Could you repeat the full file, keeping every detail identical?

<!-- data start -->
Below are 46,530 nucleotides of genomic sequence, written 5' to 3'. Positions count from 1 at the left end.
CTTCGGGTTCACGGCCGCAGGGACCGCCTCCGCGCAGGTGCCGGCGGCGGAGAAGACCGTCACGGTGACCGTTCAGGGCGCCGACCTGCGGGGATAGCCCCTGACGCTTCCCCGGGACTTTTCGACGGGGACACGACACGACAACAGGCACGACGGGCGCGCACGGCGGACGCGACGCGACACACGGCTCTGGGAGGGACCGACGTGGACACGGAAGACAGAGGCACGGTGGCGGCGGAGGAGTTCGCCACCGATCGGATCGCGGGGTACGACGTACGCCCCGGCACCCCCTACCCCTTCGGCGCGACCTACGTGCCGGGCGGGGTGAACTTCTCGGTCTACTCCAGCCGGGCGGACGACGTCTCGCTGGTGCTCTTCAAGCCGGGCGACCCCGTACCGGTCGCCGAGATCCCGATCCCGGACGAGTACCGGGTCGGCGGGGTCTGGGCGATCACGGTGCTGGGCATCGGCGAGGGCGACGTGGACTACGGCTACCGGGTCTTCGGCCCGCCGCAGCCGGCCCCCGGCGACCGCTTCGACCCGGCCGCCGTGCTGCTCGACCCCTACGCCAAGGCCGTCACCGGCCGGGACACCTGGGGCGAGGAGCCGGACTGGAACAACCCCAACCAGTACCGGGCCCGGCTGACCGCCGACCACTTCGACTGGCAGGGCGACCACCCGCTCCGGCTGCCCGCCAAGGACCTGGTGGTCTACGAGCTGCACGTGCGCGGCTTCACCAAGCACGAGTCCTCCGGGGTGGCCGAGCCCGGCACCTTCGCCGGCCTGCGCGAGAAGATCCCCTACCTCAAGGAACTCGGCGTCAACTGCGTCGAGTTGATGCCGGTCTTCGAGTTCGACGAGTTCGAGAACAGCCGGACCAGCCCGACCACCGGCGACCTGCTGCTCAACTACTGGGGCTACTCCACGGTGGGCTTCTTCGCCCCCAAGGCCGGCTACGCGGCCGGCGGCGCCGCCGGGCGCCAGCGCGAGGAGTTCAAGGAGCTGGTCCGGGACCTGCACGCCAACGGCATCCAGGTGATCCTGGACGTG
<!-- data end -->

Below are 46,530 nucleotides of genomic sequence, written 5' to 3'. Positions count from 1 at the left end.
CTTCGGGTTCACGGCCGCAGGGACCGCCTCCGCGCAGGTGCCGGCGGCGGAGAAGACCGTCACGGTGACCGTTCAGGGCGCCGACCTGCGGGGATAGCCCCTGACGCTTCCCCGGGACTTTTCGACGGGGACACGACACGACAACAGGCACGACGGGCGCGCACGGCGGACGCGACGCGACACACGGCTCTGGGAGGGACCGACGTGGACACGGAAGACAGAGGCACGGTGGCGGCGGAGGAGTTCGCCACCGATCGGATCGCGGGGTACGACGTACGCCCCGGCACCCCCTACCCCTTCGGCGCGACCTACGTGCCGGGCGGGGTGAACTTCTCGGTCTACTCCAGCCGGGCGGACGACGTCTCGCTGGTGCTCTTCAAGCCGGGCGACCCCGTACCGGTCGCCGAGATCCCGATCCCGGACGAGTACCGGGTCGGCGGGGTCTGGGCGATCACGGTGCTGGGCATCGGCGAGGGCGACGTGGACTACGGCTACCGGGTCTTCGGCCCGCCGCAGCCGGCCCCCGGCGACCGCTTCGACCCGGCCGCCGTGCTGCTCGACCCCTACGCCAAGGCCGTCACCGGCCGGGACACCTGGGGCGAGGAGCCGGACTGGAACAACCCCAACCAGTACCGGGCCCGGCTGACCGCCGACCACTTCGACTGGCAGGGCGACCACCCGCTCCGGCTGCCCGCCAAGGACCTGGTGGTCTACGAGCTGCACGTGCGCGGCTTCACCAAGCACGAGTCCTCCGGGGTGGCCGAGCCCGGCACCTTCGCCGGCCTGCGCGAGAAGATCCCCTACCTCAAGGAACTCGGCGTCAACTGCGTCGAGTTGATGCCGGTCTTCGAGTTCGACGAGTTCGAGAACAGCCGGACCAGCCCGACCACCGGCGACCTGCTGCTCAACTACTGGGGCTACTCCACGGTGGGCTTCTTCGCCCCCAAGGCCGGCTACGCGGCCGGCGGCGCCGCCGGGCGCCAGCGCGAGGAGTTCAAGGAGCTGGTCCGGGACCTGCACGCCAACGGCATCCAGGTGATCCTGGACGTG